• Keep your core muscles drawing in toward your spine
        • Transition between traditional Boat (Navasana) and Low Boat (Ardha Navasana) several times to really work your core
        • If you feel any strain in your neck, you can bring your hands behind your head to gently cradle your neck

4. Both Big Toe Pose (Ubhaya Padangusthasana)

both big toe pose

This version of Boat Pose combines core and balance work with a deep hamstring stretch.

Let’s try it:

  • Start in Butterfly Pose (Baddha Konasana)
  • Loop both big toes with your peace fingers and thumbs
  • Shift your weight into your sit bones as you lift your knees up toward the ceiling
  • Lift your feet off the floor and find your balance
  • Slowly stretch your legs out in front of you
  • Keep your spine long and straight while broadening through your front body to prevent rounding in your back
  • Lengthen your legs from your pelvis through your heels and flex your feet
  • Gaze slightly upward toward your toes

5. Wide-Legged Boat Pose (Merudandasana)

wide leg boat

This option is similar to Both Big Toe Pose, but it can be a bit more challenging on your balance. If you start to fall backward, stay relaxed and roll with it.

Let’s try it:

  • Start in Butterfly Pose
  • Loop both big toes with your peace fingers or grab the outside of your feet
  • Shift your weight into your sit bones as you lift your knees up toward the ceiling
  • Extend one leg at a time out wide to the side of your mat
  • Once you’re stable with extending one leg at a time, try extending both simultaneously
  • Gaze forward or up toward the ceiling for an extra balance challenge

 

6. Boat Pose With a Yoga Strap

boat with strap

Try this variation for a supported Navasana. The yoga strap and block combination helps you to find lift through your spine and chest. It’s also a great tool to use when working toward L-Sit (Brahmacharyasana).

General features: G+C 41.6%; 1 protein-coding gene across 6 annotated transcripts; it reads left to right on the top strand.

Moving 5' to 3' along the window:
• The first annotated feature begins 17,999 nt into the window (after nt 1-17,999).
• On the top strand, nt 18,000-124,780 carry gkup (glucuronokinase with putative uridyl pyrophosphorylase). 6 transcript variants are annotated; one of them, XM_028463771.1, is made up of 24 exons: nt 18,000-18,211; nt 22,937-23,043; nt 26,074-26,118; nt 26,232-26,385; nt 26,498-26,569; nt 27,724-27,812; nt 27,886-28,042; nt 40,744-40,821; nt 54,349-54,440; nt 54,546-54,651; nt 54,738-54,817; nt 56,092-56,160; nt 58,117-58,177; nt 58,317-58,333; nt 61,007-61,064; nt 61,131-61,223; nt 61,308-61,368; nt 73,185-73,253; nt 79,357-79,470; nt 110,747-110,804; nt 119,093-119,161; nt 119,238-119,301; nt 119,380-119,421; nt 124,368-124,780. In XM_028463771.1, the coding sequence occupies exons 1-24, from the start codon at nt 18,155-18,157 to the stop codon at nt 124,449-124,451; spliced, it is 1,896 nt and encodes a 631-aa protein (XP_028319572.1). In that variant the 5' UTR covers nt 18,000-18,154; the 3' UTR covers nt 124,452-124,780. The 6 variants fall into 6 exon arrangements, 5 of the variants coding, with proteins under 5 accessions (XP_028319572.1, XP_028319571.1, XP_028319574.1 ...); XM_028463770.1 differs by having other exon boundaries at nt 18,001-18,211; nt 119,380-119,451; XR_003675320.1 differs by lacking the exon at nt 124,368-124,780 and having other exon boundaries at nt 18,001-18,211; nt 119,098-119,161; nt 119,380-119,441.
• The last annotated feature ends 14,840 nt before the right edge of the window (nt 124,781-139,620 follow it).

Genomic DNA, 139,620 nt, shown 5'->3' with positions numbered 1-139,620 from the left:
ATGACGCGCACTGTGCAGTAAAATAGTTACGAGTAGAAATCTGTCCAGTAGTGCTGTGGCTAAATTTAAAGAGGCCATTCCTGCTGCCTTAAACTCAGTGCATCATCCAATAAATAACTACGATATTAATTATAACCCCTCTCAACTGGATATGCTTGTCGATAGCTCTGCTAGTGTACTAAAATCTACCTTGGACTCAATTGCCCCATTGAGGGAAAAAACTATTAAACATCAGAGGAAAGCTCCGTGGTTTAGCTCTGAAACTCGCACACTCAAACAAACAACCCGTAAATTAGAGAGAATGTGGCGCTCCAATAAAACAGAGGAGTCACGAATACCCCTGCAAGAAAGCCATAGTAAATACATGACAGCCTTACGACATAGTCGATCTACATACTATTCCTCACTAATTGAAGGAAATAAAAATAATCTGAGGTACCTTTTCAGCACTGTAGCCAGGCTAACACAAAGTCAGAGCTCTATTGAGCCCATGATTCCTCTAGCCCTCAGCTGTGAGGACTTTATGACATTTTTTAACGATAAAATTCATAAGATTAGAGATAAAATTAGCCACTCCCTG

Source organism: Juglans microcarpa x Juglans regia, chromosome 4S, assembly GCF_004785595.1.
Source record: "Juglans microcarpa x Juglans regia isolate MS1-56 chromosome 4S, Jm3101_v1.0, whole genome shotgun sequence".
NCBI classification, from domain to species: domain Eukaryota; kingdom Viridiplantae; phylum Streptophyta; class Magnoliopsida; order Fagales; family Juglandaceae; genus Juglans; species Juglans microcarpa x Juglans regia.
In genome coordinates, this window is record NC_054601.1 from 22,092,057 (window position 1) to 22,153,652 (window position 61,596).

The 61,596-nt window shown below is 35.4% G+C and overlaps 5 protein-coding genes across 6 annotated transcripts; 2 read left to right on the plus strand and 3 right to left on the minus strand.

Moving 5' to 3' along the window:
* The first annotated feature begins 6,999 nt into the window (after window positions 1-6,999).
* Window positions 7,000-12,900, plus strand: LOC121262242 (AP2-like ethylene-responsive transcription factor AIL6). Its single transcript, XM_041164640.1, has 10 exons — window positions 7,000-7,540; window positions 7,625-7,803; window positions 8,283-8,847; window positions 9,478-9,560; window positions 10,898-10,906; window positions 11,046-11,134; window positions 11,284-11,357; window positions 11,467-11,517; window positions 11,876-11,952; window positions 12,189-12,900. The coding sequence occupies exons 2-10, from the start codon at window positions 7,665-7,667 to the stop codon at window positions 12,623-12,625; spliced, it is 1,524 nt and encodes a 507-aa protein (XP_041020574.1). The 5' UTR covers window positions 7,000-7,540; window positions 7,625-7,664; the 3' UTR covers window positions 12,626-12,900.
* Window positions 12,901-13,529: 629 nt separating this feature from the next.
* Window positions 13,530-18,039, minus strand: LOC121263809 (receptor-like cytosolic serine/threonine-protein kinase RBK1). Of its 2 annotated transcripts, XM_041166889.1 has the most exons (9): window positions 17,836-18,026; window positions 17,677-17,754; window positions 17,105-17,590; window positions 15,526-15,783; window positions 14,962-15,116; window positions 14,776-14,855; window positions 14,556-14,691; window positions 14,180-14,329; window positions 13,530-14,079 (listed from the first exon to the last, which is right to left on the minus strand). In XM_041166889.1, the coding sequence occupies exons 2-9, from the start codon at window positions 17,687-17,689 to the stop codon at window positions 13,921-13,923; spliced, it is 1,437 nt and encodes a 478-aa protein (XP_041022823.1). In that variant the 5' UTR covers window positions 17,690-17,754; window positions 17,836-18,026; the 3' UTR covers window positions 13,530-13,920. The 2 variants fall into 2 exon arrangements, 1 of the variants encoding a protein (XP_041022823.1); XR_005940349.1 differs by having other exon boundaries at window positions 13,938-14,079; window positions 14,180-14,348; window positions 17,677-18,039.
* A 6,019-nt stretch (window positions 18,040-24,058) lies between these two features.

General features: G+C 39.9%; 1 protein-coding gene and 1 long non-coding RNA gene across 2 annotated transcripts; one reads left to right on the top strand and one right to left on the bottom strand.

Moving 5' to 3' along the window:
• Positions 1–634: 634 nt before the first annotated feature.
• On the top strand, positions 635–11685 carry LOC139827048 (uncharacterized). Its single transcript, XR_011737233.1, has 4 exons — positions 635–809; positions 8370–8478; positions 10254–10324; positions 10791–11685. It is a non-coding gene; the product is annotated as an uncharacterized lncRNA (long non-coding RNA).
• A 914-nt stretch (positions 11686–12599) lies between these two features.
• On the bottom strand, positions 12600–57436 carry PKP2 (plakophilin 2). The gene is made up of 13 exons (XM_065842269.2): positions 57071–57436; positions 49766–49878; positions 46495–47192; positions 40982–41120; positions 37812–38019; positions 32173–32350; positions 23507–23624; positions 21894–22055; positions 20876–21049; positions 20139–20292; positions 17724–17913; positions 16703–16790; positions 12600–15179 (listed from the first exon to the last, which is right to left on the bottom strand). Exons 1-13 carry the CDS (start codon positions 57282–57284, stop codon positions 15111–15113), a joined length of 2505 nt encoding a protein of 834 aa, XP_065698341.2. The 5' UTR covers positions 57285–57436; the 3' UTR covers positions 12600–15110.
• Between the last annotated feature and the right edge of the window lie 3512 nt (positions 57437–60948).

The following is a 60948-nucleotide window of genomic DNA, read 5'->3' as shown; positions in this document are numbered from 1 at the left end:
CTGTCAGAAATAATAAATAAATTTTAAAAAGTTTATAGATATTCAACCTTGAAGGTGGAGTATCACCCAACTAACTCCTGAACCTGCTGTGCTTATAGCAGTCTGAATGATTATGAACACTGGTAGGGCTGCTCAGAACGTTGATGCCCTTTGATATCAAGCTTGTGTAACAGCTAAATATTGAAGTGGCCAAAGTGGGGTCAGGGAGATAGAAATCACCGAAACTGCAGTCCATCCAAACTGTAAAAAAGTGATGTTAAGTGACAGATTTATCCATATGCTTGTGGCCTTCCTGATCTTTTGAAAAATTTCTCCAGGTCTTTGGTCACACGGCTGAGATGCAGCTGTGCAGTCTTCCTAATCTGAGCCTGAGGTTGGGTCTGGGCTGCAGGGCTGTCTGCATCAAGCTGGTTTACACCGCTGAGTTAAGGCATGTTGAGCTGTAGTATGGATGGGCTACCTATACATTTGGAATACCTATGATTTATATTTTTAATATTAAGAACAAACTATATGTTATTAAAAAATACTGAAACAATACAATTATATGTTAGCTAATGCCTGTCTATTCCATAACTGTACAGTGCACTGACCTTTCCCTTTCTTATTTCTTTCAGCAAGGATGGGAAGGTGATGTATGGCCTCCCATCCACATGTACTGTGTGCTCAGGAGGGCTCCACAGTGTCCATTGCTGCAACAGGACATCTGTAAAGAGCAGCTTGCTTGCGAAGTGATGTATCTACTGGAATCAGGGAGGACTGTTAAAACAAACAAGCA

Let’s try it:

  • Start in Staff Pose (Dandasana)
  • Make a large loop with your yoga strap
  • Bring the strap around your upper body, placing it under your armpits and around your shoulder blades
  • Bend your legs, bringing your knees close to your chest
  • Place a yoga block width-wise at the base of your feet and loop the other end of your strap around the block
  • Press your feet firmly into the block as you extend your legs out and up
  • Use your hands as needed and find your balance
  • Extend your arms parallel to the ground or overhead when you’re ready
  • Push out through your feet toward the block as you lift up and back with your upper body

Love to play with yoga props? Here’s How to Use Blocks in 10 Common Poses (With Modifications to Ease or Deepen Each Posture)

7. Half-Bound Lotus Boat Pose (Ardha Baddha Padma Navasana)

half bound lotus

This beautiful variation is based on a standing forward fold, Half-Bound Lotus Pose from the Ashtanga Primary Series.

Ashtanga Yoga – Here’s Everything You Need to Know About This Powerful Yoga Discipline

It may cause strain on the knee due to the foot placement, so you might want to skip this variation if you have any knee issues. Make sure your body is warm and stretched before trying this pose.

Let’s try it:

  • Start in Staff Pose (Dandasana)
  • Bend your right leg and guide your right foot to the crease of your left hip
  • Extend your right arm to the front, and turn your palm away from you so your thumb is facing down
  • Sweep your right arm around your back and grasp your right big toe or foot with your right hand
  • Bend your left leg, placing your foot on the ground as you find balance on your sit bones
  • Lasso your left big toe with fingers from your left hand
  • Extend your left leg in front of your chest
  • Gaze toward your extended left leg

 

Have Fun Playing With These Navasana (Boat Pose) Variations!

Next time you’re feeling bored with your core work or your traditional yoga postures, try one of these Boat Pose variations. Your core will very likely thank you!